Trade of the Day: BP Put Options

Oil companies had a rough second half of 2014, as oil prices were cut in half. So far in 2015, oil is attempting to rebound, as are the oil company stocks.
One such stock is BP PLC (NYSE: BP). During the swoon in oil prices, BP’s price fell from over $51 to a low of $34.37, a decline of over 33%. Since the beginning of the year, the stock has rallied back almost 25%. The rally has been impressive, but it has brought the stock to a possible resistance level at the 52-week moving average.
BP Weekly Wyatt
We can also see from the weekly chart that the rally has put the weekly slow stochastic readings at an overbought level. The 10-week RSI has been rising, but hasn’t reached an overbought level since last summer.
One thing on the weekly chart that stood out to me are the similarities between the swoon in early 2012 and the most recent decline. The drop in 2012 was approximately 25% in only two months, whereas last year’s drop took six months. However, when you look at the recovery and the shape of the 13-week moving average, we see a similar pattern.
The daily chart shows how BP just recently moved above resistance at the $42.10-$42.25 range. This area halted rallies in November and February. The stock was able to move above the resistance last week and could potentially break out from here.
BP Daily Wyatt
The biggest obstacle I see for the stock trying to break out are the overbought levels from the daily oscillators and the overbought level from the weekly stochastic readings. The sentiment toward the stock is relatively bearish, especially from analysts. There are 12 analysts following the company and four have the stock rated as a “buy,” while eight have “hold” ratings on the stock.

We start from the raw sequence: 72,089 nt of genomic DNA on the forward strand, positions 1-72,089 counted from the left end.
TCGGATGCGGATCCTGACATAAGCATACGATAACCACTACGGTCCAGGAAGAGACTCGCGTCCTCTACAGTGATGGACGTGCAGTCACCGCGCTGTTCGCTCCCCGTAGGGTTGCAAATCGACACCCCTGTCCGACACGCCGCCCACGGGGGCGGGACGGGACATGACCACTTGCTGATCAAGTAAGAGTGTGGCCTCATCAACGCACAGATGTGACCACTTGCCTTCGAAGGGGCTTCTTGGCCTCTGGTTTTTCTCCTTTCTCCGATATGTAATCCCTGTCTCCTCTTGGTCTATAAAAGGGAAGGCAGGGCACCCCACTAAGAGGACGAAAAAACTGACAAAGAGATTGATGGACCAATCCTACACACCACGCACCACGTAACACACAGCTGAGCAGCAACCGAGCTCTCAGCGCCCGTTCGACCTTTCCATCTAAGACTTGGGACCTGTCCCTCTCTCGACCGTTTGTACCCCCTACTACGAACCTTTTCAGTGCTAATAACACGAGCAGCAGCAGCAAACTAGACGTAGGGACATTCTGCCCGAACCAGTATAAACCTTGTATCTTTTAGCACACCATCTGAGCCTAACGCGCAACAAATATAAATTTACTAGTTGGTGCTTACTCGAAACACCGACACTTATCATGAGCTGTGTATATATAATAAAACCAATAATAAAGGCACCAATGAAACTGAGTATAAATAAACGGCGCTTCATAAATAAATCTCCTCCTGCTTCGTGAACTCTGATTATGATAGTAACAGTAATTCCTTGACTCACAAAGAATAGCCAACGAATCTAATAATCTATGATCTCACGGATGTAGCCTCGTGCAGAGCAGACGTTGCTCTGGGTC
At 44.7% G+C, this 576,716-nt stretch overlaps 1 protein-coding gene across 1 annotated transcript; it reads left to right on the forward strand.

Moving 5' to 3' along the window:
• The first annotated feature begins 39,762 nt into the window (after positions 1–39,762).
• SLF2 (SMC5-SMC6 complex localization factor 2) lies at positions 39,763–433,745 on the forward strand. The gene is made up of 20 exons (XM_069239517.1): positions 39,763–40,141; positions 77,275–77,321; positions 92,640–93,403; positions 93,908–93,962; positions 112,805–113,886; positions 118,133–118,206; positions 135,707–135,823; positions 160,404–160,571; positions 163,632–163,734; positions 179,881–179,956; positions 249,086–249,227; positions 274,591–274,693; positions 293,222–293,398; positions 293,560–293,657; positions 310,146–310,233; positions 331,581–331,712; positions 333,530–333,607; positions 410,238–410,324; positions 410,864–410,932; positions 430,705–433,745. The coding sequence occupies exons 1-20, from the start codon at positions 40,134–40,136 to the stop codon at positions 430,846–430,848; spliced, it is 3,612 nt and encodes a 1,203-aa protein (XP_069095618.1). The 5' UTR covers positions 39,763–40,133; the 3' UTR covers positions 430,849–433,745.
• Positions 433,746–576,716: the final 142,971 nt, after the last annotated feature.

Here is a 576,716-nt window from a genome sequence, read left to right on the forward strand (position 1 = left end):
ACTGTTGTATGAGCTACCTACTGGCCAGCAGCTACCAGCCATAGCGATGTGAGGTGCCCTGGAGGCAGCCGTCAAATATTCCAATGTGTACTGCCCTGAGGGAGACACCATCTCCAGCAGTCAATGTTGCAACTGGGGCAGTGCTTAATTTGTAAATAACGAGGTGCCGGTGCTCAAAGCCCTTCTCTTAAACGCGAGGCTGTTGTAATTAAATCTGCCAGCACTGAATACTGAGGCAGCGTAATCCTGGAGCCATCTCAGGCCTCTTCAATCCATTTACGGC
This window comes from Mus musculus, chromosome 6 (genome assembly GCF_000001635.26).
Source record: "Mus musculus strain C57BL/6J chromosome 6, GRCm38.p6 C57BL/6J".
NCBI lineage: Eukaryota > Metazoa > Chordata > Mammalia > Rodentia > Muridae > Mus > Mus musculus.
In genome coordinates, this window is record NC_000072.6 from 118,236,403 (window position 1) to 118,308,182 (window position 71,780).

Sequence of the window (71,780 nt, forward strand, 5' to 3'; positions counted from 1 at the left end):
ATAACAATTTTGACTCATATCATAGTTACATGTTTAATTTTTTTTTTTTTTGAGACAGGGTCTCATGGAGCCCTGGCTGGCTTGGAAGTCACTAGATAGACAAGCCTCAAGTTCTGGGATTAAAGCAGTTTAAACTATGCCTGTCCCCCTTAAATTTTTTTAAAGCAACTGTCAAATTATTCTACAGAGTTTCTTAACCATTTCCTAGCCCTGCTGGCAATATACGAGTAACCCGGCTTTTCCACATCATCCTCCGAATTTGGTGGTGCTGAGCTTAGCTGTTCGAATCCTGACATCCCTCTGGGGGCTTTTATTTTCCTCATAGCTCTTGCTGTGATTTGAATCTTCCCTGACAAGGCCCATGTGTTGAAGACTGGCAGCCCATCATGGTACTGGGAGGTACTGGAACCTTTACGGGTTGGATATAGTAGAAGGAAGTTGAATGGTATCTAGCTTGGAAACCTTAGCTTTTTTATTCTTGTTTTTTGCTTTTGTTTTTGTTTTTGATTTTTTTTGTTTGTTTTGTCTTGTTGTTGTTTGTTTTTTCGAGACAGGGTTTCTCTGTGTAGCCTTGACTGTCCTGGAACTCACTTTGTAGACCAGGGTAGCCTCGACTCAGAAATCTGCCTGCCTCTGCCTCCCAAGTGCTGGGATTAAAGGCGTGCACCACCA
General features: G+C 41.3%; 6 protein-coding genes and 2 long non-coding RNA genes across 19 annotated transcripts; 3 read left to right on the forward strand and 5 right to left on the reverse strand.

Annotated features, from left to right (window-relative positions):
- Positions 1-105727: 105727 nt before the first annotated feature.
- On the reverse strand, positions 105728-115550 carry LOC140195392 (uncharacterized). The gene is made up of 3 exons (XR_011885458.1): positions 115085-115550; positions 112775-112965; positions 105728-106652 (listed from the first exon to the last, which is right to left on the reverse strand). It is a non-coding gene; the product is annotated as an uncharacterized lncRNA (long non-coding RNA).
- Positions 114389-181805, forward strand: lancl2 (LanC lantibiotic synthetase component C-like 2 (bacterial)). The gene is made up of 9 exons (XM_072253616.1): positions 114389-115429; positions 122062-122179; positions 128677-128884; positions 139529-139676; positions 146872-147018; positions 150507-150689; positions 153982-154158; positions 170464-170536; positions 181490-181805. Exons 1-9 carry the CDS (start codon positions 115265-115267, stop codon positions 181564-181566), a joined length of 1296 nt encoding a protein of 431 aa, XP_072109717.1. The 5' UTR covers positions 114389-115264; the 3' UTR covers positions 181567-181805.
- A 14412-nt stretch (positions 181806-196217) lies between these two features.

Looking at the overall picture, I am bullish on BP. I like the fact that it has bounced back nicely so far this year. I also like the fact that investors and analysts are skeptical of the stock.
However, I don’t like the overbought levels on the daily and weekly charts. I would wait for a slight pullback before buying it. The daily chart would be the better gauge, in my opinion. If the stock can go through a little pullback and get itself out of overbought territory, it becomes more attractive at that time.
If you are looking to buy the stock and don’t want to pay the current price, you can always write puts at the price where you want to buy the stock. Then if the stock falls to your option strike and you get assigned the stock, that’s OK, as you wanted to own the stock anyway.
If the stock doesn’t fall and remains above the put strike price, you get to keep the premium you collected when you sold the BP put options. This is one way to make money while you wait for a pullback.

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